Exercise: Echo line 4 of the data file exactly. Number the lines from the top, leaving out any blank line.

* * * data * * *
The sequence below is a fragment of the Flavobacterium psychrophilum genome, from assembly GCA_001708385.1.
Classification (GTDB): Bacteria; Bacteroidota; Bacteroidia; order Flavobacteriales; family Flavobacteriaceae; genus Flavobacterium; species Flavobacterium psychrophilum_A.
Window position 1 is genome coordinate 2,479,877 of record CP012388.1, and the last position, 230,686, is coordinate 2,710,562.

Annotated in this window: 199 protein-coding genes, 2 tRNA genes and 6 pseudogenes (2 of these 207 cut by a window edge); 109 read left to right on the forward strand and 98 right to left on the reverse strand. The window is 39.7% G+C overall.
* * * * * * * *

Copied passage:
Annotated in this window: 199 protein-coding genes, 2 tRNA genes and 6 pseudogenes (2 of these 207 cut by a window edge); 109 read left to right on the forward strand and 98 right to left on the reverse strand. The window is 39.7% G+C overall.